Edmund Dillon: We will send illegal Venezuelans back
Amidst reports of an influx of Venezuelan nationals into the country, National Security Minister Edmund Dillon said his Ministry is working to repatriate Venezuelan nationals who have entered the country illegally.
Speaking in the Upper House on Wednesday, Dillon said government has reached out to the Venezuelan ambassador to arrange for the repatriation of Venezuelan nationals found living in the country illegally.
He was responding to urgent questions asked by Opposition Senator Wade Mark, who cited recent reports that approximately 200 Venezuelan nationals have been entering country on a weekly basis through illegal ports of entry.
“There are discussions at the level of the Ministry of Foreign Affairs and the counterpart in Venezuela to deal with issues of people from Venezuela coming into Trinidad and Tobago,” Dillon said.
Dillon said his ministry has established contact with coastal villages in Venezuela to monitor movements back and forth.
He said his ministry is utilising its coastal surveillance system and aircraft.
“You will notice there are raids between the immigration authorities and the TTPS in known areas around Trinidad and Tobago where illegals tend to gather…several areas have been raided in recent times.”
“The immigration detention centre has about 90-something illegal Venezuelan nationals. We have negotiated with the Venezuelan ambassador to repatriate these people back to Venezuela as soon as possible,” he said.
When asked whether government would introduce legislation to deal with a possible refugee crisis, Dillon said government has already reached out to the UNHCR for advice.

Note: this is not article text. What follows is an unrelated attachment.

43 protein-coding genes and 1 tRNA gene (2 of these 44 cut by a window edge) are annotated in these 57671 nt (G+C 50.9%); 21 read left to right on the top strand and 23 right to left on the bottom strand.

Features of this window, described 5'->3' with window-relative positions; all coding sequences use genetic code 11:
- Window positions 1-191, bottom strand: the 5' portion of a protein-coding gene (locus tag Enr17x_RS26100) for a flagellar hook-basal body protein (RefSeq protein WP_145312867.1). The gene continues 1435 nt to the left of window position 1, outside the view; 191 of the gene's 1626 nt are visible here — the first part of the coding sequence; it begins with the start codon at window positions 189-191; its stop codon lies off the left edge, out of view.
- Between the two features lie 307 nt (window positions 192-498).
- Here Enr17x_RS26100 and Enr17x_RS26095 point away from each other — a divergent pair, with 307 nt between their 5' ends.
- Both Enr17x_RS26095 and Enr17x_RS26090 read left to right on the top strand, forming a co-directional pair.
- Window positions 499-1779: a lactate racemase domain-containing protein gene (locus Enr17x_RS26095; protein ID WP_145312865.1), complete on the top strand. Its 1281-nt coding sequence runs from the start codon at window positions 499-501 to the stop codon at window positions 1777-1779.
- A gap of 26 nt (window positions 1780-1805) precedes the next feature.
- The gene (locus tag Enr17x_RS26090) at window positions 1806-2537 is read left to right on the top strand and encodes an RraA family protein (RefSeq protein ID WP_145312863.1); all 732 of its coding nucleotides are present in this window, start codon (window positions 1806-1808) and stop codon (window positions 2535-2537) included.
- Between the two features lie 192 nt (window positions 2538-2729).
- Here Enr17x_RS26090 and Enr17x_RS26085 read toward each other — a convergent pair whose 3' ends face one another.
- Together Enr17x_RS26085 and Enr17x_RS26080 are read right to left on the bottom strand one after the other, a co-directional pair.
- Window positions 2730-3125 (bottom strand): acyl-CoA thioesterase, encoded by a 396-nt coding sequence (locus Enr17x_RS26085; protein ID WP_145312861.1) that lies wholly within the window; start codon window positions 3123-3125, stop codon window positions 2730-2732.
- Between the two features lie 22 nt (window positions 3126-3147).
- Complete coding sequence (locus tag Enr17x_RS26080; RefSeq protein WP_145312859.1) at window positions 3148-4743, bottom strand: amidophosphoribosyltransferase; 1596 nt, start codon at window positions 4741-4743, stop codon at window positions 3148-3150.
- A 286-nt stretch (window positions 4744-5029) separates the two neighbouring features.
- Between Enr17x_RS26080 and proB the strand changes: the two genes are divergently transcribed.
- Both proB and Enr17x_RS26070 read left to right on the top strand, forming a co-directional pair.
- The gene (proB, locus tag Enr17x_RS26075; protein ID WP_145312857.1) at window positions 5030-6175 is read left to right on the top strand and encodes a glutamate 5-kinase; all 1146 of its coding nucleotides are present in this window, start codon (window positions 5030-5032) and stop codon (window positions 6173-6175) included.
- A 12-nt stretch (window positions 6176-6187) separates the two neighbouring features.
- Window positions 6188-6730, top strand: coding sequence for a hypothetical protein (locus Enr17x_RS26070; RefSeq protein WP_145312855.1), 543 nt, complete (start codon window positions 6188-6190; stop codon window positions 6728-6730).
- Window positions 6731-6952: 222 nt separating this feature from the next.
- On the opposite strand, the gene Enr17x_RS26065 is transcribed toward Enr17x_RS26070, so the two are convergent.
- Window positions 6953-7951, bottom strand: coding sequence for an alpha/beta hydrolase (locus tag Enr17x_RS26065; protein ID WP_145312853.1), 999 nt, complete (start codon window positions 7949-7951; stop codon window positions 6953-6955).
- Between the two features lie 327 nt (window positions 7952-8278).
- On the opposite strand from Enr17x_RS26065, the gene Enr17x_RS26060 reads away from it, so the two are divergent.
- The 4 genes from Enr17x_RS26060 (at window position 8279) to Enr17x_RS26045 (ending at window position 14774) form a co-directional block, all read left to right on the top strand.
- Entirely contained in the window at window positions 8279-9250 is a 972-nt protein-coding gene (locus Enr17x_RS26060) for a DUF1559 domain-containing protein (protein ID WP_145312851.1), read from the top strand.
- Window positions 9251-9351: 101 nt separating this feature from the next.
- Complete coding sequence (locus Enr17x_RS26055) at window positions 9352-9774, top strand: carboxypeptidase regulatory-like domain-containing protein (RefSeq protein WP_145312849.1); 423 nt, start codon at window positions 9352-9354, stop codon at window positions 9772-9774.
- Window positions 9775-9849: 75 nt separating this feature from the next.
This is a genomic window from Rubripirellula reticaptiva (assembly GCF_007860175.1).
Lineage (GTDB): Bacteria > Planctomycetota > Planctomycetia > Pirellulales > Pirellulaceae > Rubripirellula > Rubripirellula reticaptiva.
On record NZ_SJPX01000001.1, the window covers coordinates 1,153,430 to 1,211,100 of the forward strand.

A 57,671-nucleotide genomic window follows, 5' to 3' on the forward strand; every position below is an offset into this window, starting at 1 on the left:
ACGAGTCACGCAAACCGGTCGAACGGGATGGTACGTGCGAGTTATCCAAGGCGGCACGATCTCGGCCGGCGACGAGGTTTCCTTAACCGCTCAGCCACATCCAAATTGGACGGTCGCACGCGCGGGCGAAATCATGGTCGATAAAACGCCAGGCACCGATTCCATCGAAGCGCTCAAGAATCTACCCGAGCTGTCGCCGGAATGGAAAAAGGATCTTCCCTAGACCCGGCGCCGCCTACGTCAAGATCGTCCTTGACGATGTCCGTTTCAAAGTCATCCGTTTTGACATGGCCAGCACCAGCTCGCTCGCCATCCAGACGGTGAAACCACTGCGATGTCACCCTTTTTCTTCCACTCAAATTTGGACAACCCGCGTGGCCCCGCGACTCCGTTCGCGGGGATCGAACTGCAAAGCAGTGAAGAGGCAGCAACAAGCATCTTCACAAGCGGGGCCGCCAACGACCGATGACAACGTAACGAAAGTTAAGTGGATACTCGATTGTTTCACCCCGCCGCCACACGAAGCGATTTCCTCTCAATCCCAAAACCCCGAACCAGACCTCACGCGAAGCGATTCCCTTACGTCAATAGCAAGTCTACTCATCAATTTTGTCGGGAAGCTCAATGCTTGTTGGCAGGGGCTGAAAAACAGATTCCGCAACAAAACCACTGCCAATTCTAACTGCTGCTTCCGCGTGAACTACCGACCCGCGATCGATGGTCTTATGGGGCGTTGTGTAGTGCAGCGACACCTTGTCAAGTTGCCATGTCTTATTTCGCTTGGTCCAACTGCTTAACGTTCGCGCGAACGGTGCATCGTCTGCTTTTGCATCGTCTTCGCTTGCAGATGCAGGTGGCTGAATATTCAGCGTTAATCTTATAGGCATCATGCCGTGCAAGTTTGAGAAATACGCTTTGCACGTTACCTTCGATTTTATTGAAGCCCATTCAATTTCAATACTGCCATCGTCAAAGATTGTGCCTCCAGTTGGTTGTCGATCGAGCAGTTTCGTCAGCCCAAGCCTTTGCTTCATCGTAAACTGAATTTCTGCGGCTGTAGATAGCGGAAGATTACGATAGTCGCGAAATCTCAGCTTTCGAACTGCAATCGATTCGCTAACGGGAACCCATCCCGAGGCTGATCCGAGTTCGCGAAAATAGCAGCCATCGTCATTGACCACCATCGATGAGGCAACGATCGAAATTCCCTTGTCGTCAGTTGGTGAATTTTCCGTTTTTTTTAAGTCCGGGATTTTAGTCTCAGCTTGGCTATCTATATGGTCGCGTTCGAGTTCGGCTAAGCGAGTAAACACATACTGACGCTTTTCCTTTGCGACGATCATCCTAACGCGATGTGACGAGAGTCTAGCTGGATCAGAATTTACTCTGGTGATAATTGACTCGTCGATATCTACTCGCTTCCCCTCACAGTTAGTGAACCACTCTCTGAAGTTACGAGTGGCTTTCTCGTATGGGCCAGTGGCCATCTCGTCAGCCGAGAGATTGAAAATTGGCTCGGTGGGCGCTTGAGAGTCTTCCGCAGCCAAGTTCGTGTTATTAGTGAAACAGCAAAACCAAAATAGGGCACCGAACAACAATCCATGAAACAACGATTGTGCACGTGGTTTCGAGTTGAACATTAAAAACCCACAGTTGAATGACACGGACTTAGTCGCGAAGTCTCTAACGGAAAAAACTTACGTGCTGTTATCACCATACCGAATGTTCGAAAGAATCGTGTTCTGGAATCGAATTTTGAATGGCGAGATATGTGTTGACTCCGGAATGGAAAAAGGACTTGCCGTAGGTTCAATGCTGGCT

“Legislation with respect to refugees is under review right now. The government is in contact with UNHCR and discussions are taking place with respect to that legislation,” he said.
Dillon said added that a number of measures have been put in place to protect the country’s borders.
“The Trinidad and Tobago Police Service (TTPS) together with the Trinidad and Tobago Defence Force (TTDF) have established land-based coastal patrols around Trinidad and Tobago…from Icacos, Quinam, Los Iros, Moruga, Guayaguare, in the northeast: Toco, Matelot, Paria, Blanchisseuse, all the way down to Scotland Bay on the western side.”
“They have also established land-based coastal patrols along the southwestern side, in particular around the area from Embacadere all the way up to Pt Lisas and beyond.”
Dillon added that marine patrols are also continuing in the Gulf of Paria in particular.
“Based on our re-establishment of our bilateral agreement with Venezuela, there is now direct contact between the commanding officer of the Trinidad and Tobago Coastguard and the commanding officer of Guardia Nacional and La Guardia Costa…those are all in an attempt to prevent illegal entry into Trinidad and Tobago,” he said.
A recent Joint Select Committee revealed that 150 to 200 Venezuelans arrive in this country by boat every week. Of the illegal nationals held at the Immigration Detention Centre in Aripo, at least 90 percent of them entered the country illegally or have a criminal conviction; either possession of drugs for the purpose of trafficking or possession of arms and ammunition.
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